Do You Really Want To Lose Weight?
Many people go through life “playing” at diets.
One week it’s the 1,000 calorie diet; the week after that sees the start of the vegetarian diet… followed by the low calorie diet and then the very low calorie diet.
Eventually some may even try fasting. Unfortunately, at the end of all this dieting, the dieter finds that nothing has worked. ?The life of a “playing at diets” dieter proceeds as follows:
It’s Monday morning and Mrs Smith wakes up. Today is the day for a new diet. Strengthened with a cup of black coffee and enthusiasm, she starts her daily work.
By eleven o’clock, visions of foods loom large on the horizon. By twelve o’clock, hallucinations have set in, her blood sugar being so low that her body can no longer function.
After a lunch of lettuce, cottage cheese and perhaps a tomato, Mrs Smith continues with her daily work, but something is not quite right.
Perhaps a cup of tea with a little digestive biscuit might help. But maybe another digestive biscuit, because after all, she hasn’t eaten that much today.
After several more digestive biscuits, Mrs Smith comes to the conclusion that the diet has failed again. Come teatime, everything in sight is eaten.
After tea, settling down to a nice cosy evening by the television with the usual drinks, nuts, crisps and sweets, Mrs Smith looks back over the day. She finds she hasn’t done badly.
After all, she managed up until about two o’clock. Oh well, it’s too late now to start this week. Next Monday she’ll do better!?
This sounds amusing, but is it?
Do you recognise yourself? Many people who deviate from their diet, even slightly, become discouraged and stop altogether. These are the “playing at dieting” dieters. Very often, however, there is an underlying reason for this.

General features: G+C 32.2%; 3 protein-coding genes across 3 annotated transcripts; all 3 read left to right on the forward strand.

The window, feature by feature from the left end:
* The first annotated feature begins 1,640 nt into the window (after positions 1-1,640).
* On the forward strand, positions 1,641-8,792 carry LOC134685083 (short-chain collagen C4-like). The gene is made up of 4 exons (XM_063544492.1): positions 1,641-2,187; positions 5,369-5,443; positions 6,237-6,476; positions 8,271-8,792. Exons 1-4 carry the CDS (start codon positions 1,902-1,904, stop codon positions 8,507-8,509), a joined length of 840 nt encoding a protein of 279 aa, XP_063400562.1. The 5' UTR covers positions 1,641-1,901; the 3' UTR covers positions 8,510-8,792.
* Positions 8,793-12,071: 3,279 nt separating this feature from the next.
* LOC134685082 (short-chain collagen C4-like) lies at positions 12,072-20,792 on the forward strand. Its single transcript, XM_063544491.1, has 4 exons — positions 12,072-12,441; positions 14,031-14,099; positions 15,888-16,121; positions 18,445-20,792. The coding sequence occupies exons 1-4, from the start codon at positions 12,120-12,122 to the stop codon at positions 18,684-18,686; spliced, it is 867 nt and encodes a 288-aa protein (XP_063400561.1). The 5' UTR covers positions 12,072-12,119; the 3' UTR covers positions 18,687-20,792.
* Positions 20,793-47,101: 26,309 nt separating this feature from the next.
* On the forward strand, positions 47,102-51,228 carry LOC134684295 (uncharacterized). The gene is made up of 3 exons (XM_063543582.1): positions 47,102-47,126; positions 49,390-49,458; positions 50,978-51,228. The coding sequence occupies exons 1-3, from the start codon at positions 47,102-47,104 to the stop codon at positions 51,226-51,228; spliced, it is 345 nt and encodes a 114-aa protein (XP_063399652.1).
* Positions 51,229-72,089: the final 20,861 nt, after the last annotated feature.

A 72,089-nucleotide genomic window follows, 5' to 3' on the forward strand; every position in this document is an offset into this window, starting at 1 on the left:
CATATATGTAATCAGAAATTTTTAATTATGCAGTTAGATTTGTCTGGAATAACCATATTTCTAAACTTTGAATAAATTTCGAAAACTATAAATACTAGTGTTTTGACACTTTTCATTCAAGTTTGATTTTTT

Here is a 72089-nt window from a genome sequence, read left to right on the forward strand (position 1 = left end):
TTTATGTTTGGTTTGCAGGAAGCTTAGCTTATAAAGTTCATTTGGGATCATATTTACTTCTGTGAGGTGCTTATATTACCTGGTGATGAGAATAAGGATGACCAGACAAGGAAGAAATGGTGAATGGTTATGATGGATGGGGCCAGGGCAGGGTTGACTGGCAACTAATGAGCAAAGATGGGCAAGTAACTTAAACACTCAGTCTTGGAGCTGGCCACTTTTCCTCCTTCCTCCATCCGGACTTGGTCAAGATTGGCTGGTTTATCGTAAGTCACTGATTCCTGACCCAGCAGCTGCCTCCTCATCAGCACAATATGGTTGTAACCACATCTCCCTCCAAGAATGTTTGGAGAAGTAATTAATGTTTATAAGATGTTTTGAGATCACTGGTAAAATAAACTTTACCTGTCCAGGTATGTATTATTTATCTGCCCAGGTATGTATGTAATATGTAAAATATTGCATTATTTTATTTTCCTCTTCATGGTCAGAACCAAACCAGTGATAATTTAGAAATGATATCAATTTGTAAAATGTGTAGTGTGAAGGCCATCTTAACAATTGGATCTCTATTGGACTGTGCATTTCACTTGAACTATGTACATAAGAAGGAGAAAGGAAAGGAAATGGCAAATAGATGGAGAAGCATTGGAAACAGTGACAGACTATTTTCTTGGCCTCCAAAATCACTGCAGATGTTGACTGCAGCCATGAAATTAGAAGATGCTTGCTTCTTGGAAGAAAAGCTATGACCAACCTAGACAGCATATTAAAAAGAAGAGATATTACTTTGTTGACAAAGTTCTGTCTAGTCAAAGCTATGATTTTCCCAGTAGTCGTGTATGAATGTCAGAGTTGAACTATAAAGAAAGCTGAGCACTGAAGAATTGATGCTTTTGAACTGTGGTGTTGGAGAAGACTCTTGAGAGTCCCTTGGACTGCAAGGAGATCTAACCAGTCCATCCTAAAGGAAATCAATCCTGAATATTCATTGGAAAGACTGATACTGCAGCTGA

Some people just think they want to be slim, but deep down they feel that being slim will give them responsibilities which they do not have to bear now.
Perhaps they find it difficult to accompany their partners on social occasions. Perhaps being looked at with admiration is too much for them. Even the thought of them having a different physical appearance is frightening for some people. T
herefore, it’s easier to just pretend to diet, to say you’re dieting, even believe you’re dieting. You may even manage to persuade yourself that you want to diet, that you want to be slim, but, alas, experience has taught you that you were meant to be fat and that your metabolism is different from everybody else’s – in spite of what the doctor says, yours goes at a much slower rate than the norm. ?
So it follows that your lot in life is to be fat, not to be attractive, not to be so lucky as some people and have an attractive figure…and go places…and do things. The world is geared towards self-confident, slim people – not towards fatties like you!
This is the way that many people with a weight problem think. They forget their beautiful hair, their lovely eyes, their fine skin or their high intelligence. All they can see is this great fat mound of flesh. Whether it be half a stone or several stones, it is still a problem. ?
? Some people think that their friend’s half a stone of excess weight is nothing. They’ll tell her “I wouldn’t worry if I were you. If I were like that I’d be happy.” Unfortunately, it doesn’t work like this. Half a stone can be just as distressing as several stones, it is unattractive, it is confidence undermining and it should not be there.
Laying aside for the moment the physical discomforts which accompany being overweight, just think of the mental ones: some people feel they have to apologise for their existence, they feel inferior, self conscious. These attitudes really can undermine everything that an overweight person does